“Learning is not compulsory…neither is survival.” W. Edwards Deming
Coming out of the last two months it will be important for each of you to reflect on what may have changed for your business. Prior to the shut down you knew your market and you were certain of the methods to attract and retain customers. Coming out of the shut down there are sure to be different needs, different resources and different customers all converging at different rates.
How to succeed after an abrupt change may be new territory for us but certainly not new throughout history. Major strategic and technological changes produce crisis. The industrial revolution changed the way farmers went about their business, the automobile, the invention of the airplane and many other examples over time exemplify the fact that industry can and does have to factor the effect of abrupt change into their business strategy.
You can approach this from two different viewpoints. You can assume you already know a lot from your past experience in which case you can make very intelligent, fact based “good guesses” that have a high probability of being directionally correct. Conversely, you can assume you know very little and with very little experience we all have a tendency to make “bad guesses”. So if you are in the camp of having little experience dealing with abrupt change consider moving to a more experimental methodology. Focus on your level of confidence in your strategic model and your operational ability to execute. Give yourself and your team permission to experiment. Don’t search for the “right” answer – experiment with ideas and focus on the lessons learned. How do all the pieces fit together? How can the sum be greater than the parts? Develop a culture of rapid experimentation and lessons learned and open every aspect of your business to relentless discovery.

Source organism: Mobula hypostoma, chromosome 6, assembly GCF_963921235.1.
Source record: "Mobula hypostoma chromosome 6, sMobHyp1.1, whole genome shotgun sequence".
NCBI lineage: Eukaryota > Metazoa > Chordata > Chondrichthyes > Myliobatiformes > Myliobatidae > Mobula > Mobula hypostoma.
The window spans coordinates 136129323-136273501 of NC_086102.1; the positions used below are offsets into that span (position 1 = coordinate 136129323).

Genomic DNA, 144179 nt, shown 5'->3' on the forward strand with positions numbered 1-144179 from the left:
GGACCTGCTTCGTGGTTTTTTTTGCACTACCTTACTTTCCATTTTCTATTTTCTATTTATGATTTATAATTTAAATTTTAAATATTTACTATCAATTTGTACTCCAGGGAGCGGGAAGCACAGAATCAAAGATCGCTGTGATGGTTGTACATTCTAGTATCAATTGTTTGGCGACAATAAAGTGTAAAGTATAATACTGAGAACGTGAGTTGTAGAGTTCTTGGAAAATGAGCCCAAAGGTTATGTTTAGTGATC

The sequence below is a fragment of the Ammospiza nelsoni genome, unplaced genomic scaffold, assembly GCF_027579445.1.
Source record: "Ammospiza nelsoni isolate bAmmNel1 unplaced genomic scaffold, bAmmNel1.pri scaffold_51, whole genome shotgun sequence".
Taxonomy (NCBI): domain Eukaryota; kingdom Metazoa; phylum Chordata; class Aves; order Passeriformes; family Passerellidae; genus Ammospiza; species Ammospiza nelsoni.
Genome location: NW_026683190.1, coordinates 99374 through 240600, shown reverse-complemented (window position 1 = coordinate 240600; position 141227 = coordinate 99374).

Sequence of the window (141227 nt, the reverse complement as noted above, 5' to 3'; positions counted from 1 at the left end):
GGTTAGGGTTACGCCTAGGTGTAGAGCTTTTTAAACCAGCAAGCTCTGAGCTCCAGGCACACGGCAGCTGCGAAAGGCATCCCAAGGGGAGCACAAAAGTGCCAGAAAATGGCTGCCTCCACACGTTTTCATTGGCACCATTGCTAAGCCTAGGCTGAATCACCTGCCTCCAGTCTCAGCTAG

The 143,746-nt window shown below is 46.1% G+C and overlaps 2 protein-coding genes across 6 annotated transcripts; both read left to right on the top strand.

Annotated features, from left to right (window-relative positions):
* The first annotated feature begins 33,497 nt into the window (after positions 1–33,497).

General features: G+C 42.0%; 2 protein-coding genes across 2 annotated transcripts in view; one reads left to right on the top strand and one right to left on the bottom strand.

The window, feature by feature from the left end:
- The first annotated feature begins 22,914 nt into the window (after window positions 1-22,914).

I would encourage you not to assume the “old way” (pre-Covid) is the right way. Challenge that notion. Run simulations, ask yourself and your team “what changes do we need to make?” and then run thought experiments to try those ideas and see what works and what doesn’t. I am not advising running full cost, radical change experiments. I am suggesting that you dedicate an hour a day to thoughtful exercise with your teams to ask these questions and “war game” the answers. You may discover your business will recover and grow with the exact same strategy as you had before the shut down or you and your team may just come up with an idea worth running as an experiment that leads to an entirely new strategy.
Either way you’ve done what leaders do – question the status quo, involve the team in distributed discovery and experimentation and prepared for the inevitable changing needs of your customers.
Executive in Residence, iMCI